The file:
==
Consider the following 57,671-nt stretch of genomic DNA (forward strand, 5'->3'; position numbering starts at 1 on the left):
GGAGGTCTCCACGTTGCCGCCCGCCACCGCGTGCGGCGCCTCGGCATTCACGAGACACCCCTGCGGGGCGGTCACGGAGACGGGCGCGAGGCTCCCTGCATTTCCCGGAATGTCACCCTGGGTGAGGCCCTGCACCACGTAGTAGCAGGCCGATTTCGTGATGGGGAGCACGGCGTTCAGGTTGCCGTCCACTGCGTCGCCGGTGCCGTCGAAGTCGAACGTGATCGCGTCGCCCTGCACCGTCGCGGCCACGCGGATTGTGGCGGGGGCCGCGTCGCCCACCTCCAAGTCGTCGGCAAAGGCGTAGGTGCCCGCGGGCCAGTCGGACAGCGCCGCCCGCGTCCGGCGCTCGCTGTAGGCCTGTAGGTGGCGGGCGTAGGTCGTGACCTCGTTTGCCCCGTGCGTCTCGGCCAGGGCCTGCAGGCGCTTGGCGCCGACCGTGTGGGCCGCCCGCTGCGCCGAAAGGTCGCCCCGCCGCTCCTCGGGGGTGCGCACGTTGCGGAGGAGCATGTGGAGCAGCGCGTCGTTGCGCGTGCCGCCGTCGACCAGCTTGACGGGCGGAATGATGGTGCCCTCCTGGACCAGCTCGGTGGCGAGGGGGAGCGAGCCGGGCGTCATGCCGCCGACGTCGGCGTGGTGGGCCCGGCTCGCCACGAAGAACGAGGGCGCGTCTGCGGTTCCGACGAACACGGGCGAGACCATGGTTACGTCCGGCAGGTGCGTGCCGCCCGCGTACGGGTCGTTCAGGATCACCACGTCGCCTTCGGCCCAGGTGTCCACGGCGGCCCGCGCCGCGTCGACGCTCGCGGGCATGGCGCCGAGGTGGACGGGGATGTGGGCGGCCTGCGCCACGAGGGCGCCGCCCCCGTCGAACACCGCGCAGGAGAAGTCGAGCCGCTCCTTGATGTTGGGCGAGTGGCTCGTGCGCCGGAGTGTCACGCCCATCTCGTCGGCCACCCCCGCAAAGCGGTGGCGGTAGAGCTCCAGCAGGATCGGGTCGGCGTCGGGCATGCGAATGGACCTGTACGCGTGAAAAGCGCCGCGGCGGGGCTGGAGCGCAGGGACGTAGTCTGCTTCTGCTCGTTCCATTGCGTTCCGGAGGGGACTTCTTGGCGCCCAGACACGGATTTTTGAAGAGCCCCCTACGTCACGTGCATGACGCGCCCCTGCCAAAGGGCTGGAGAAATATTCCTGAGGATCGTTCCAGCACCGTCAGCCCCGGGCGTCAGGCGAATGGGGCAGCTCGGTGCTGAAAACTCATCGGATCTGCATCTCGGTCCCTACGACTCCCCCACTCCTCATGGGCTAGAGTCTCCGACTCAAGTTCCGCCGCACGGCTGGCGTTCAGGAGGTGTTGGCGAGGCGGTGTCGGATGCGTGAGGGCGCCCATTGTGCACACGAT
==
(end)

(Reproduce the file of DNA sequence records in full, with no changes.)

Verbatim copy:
Consider the following 57,671-nt stretch of genomic DNA (forward strand, 5'->3'; position numbering starts at 1 on the left):
GGAGGTCTCCACGTTGCCGCCCGCCACCGCGTGCGGCGCCTCGGCATTCACGAGACACCCCTGCGGGGCGGTCACGGAGACGGGCGCGAGGCTCCCTGCATTTCCCGGAATGTCACCCTGGGTGAGGCCCTGCACCACGTAGTAGCAGGCCGATTTCGTGATGGGGAGCACGGCGTTCAGGTTGCCGTCCACTGCGTCGCCGGTGCCGTCGAAGTCGAACGTGATCGCGTCGCCCTGCACCGTCGCGGCCACGCGGATTGTGGCGGGGGCCGCGTCGCCCACCTCCAAGTCGTCGGCAAAGGCGTAGGTGCCCGCGGGCCAGTCGGACAGCGCCGCCCGCGTCCGGCGCTCGCTGTAGGCCTGTAGGTGGCGGGCGTAGGTCGTGACCTCGTTTGCCCCGTGCGTCTCGGCCAGGGCCTGCAGGCGCTTGGCGCCGACCGTGTGGGCCGCCCGCTGCGCCGAAAGGTCGCCCCGCCGCTCCTCGGGGGTGCGCACGTTGCGGAGGAGCATGTGGAGCAGCGCGTCGTTGCGCGTGCCGCCGTCGACCAGCTTGACGGGCGGAATGATGGTGCCCTCCTGGACCAGCTCGGTGGCGAGGGGGAGCGAGCCGGGCGTCATGCCGCCGACGTCGGCGTGGTGGGCCCGGCTCGCCACGAAGAACGAGGGCGCGTCTGCGGTTCCGACGAACACGGGCGAGACCATGGTTACGTCCGGCAGGTGCGTGCCGCCCGCGTACGGGTCGTTCAGGATCACCACGTCGCCTTCGGCCCAGGTGTCCACGGCGGCCCGCGCCGCGTCGACGCTCGCGGGCATGGCGCCGAGGTGGACGGGGATGTGGGCGGCCTGCGCCACGAGGGCGCCGCCCCCGTCGAACACCGCGCAGGAGAAGTCGAGCCGCTCCTTGATGTTGGGCGAGTGGCTCGTGCGCCGGAGTGTCACGCCCATCTCGTCGGCCACCCCCGCAAAGCGGTGGCGGTAGAGCTCCAGCAGGATCGGGTCGGCGTCGGGCATGCGAATGGACCTGTACGCGTGAAAAGCGCCGCGGCGGGGCTGGAGCGCAGGGACGTAGTCTGCTTCTGCTCGTTCCATTGCGTTCCGGAGGGGACTTCTTGGCGCCCAGACACGGATTTTTGAAGAGCCCCCTACGTCACGTGCATGACGCGCCCCTGCCAAAGGGCTGGAGAAATATTCCTGAGGATCGTTCCAGCACCGTCAGCCCCGGGCGTCAGGCGAATGGGGCAGCTCGGTGCTGAAAACTCATCGGATCTGCATCTCGGTCCCTACGACTCCCCCACTCCTCATGGGCTAGAGTCTCCGACTCAAGTTCCGCCGCACGGCTGGCGTTCAGGAGGTGTTGGCGAGGCGGTGTCGGATGCGTGAGGGCGCCCATTGTGCACACGAT